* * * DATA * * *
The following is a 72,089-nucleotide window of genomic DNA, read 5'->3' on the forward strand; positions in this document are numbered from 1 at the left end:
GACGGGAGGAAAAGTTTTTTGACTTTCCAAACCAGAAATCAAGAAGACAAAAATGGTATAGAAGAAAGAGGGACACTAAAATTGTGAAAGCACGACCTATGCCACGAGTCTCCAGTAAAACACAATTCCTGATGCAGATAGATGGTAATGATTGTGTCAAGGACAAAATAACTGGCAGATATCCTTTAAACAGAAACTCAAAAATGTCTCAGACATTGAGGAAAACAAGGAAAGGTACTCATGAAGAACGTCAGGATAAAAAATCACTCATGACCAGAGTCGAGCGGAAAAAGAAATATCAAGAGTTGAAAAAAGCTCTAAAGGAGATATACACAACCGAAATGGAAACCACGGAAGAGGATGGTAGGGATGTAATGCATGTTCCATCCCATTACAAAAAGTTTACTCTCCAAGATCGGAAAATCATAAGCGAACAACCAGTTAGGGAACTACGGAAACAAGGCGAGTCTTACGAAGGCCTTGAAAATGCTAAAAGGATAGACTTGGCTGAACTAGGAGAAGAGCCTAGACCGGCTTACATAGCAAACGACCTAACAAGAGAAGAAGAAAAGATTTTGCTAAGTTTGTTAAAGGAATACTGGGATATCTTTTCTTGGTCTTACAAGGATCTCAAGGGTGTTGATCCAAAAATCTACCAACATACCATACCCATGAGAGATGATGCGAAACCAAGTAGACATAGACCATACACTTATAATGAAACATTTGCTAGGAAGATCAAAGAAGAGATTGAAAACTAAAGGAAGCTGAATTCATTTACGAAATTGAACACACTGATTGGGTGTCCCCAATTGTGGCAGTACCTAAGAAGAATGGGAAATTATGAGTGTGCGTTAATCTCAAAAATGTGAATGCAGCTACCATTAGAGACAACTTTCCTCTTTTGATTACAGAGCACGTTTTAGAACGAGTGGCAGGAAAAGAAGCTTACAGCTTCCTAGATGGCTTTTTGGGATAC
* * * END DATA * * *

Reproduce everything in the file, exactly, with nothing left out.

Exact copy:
The following is a 72,089-nucleotide window of genomic DNA, read 5'->3' on the forward strand; positions in this document are numbered from 1 at the left end:
GACGGGAGGAAAAGTTTTTTGACTTTCCAAACCAGAAATCAAGAAGACAAAAATGGTATAGAAGAAAGAGGGACACTAAAATTGTGAAAGCACGACCTATGCCACGAGTCTCCAGTAAAACACAATTCCTGATGCAGATAGATGGTAATGATTGTGTCAAGGACAAAATAACTGGCAGATATCCTTTAAACAGAAACTCAAAAATGTCTCAGACATTGAGGAAAACAAGGAAAGGTACTCATGAAGAACGTCAGGATAAAAAATCACTCATGACCAGAGTCGAGCGGAAAAAGAAATATCAAGAGTTGAAAAAAGCTCTAAAGGAGATATACACAACCGAAATGGAAACCACGGAAGAGGATGGTAGGGATGTAATGCATGTTCCATCCCATTACAAAAAGTTTACTCTCCAAGATCGGAAAATCATAAGCGAACAACCAGTTAGGGAACTACGGAAACAAGGCGAGTCTTACGAAGGCCTTGAAAATGCTAAAAGGATAGACTTGGCTGAACTAGGAGAAGAGCCTAGACCGGCTTACATAGCAAACGACCTAACAAGAGAAGAAGAAAAGATTTTGCTAAGTTTGTTAAAGGAATACTGGGATATCTTTTCTTGGTCTTACAAGGATCTCAAGGGTGTTGATCCAAAAATCTACCAACATACCATACCCATGAGAGATGATGCGAAACCAAGTAGACATAGACCATACACTTATAATGAAACATTTGCTAGGAAGATCAAAGAAGAGATTGAAAACTAAAGGAAGCTGAATTCATTTACGAAATTGAACACACTGATTGGGTGTCCCCAATTGTGGCAGTACCTAAGAAGAATGGGAAATTATGAGTGTGCGTTAATCTCAAAAATGTGAATGCAGCTACCATTAGAGACAACTTTCCTCTTTTGATTACAGAGCACGTTTTAGAACGAGTGGCAGGAAAAGAAGCTTACAGCTTCCTAGATGGCTTTTTGGGATAC